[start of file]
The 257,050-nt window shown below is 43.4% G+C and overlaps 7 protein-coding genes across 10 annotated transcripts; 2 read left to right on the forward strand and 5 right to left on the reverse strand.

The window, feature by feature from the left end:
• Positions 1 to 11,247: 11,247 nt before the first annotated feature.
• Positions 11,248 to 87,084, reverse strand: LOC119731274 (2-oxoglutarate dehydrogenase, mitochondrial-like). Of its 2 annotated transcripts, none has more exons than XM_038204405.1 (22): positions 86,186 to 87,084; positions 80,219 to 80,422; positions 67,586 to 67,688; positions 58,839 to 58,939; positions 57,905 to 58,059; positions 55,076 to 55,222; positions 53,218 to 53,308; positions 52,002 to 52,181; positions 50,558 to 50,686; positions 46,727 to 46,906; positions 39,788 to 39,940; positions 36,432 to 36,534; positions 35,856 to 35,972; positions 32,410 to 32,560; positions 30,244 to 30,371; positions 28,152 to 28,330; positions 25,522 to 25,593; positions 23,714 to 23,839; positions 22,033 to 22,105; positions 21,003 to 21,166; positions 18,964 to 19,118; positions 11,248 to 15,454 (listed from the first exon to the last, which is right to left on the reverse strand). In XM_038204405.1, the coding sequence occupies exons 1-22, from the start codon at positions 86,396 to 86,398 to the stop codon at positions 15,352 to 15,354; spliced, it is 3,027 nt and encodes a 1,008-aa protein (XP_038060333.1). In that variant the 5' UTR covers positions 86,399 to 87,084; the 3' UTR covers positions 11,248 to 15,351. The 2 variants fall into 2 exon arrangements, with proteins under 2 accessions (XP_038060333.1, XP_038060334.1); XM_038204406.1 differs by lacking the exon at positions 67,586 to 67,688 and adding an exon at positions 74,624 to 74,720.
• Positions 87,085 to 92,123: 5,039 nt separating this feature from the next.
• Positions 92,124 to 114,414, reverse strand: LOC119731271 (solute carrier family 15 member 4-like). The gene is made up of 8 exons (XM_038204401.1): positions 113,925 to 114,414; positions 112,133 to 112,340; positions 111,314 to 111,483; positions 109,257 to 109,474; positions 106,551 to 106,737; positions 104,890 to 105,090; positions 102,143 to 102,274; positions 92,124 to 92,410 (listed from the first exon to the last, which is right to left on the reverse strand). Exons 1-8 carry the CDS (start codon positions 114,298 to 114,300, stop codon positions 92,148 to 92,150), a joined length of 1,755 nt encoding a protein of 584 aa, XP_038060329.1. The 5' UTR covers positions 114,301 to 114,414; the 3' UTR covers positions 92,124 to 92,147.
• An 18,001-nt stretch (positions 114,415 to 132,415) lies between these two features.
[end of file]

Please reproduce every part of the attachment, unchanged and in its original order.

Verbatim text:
The 257,050-nt window shown below is 43.4% G+C and overlaps 7 protein-coding genes across 10 annotated transcripts; 2 read left to right on the forward strand and 5 right to left on the reverse strand.

The window, feature by feature from the left end:
• Positions 1 to 11,247: 11,247 nt before the first annotated feature.
• Positions 11,248 to 87,084, reverse strand: LOC119731274 (2-oxoglutarate dehydrogenase, mitochondrial-like). Of its 2 annotated transcripts, none has more exons than XM_038204405.1 (22): positions 86,186 to 87,084; positions 80,219 to 80,422; positions 67,586 to 67,688; positions 58,839 to 58,939; positions 57,905 to 58,059; positions 55,076 to 55,222; positions 53,218 to 53,308; positions 52,002 to 52,181; positions 50,558 to 50,686; positions 46,727 to 46,906; positions 39,788 to 39,940; positions 36,432 to 36,534; positions 35,856 to 35,972; positions 32,410 to 32,560; positions 30,244 to 30,371; positions 28,152 to 28,330; positions 25,522 to 25,593; positions 23,714 to 23,839; positions 22,033 to 22,105; positions 21,003 to 21,166; positions 18,964 to 19,118; positions 11,248 to 15,454 (listed from the first exon to the last, which is right to left on the reverse strand). In XM_038204405.1, the coding sequence occupies exons 1-22, from the start codon at positions 86,396 to 86,398 to the stop codon at positions 15,352 to 15,354; spliced, it is 3,027 nt and encodes a 1,008-aa protein (XP_038060333.1). In that variant the 5' UTR covers positions 86,399 to 87,084; the 3' UTR covers positions 11,248 to 15,351. The 2 variants fall into 2 exon arrangements, with proteins under 2 accessions (XP_038060333.1, XP_038060334.1); XM_038204406.1 differs by lacking the exon at positions 67,586 to 67,688 and adding an exon at positions 74,624 to 74,720.
• Positions 87,085 to 92,123: 5,039 nt separating this feature from the next.
• Positions 92,124 to 114,414, reverse strand: LOC119731271 (solute carrier family 15 member 4-like). The gene is made up of 8 exons (XM_038204401.1): positions 113,925 to 114,414; positions 112,133 to 112,340; positions 111,314 to 111,483; positions 109,257 to 109,474; positions 106,551 to 106,737; positions 104,890 to 105,090; positions 102,143 to 102,274; positions 92,124 to 92,410 (listed from the first exon to the last, which is right to left on the reverse strand). Exons 1-8 carry the CDS (start codon positions 114,298 to 114,300, stop codon positions 92,148 to 92,150), a joined length of 1,755 nt encoding a protein of 584 aa, XP_038060329.1. The 5' UTR covers positions 114,301 to 114,414; the 3' UTR covers positions 92,124 to 92,147.
• An 18,001-nt stretch (positions 114,415 to 132,415) lies between these two features.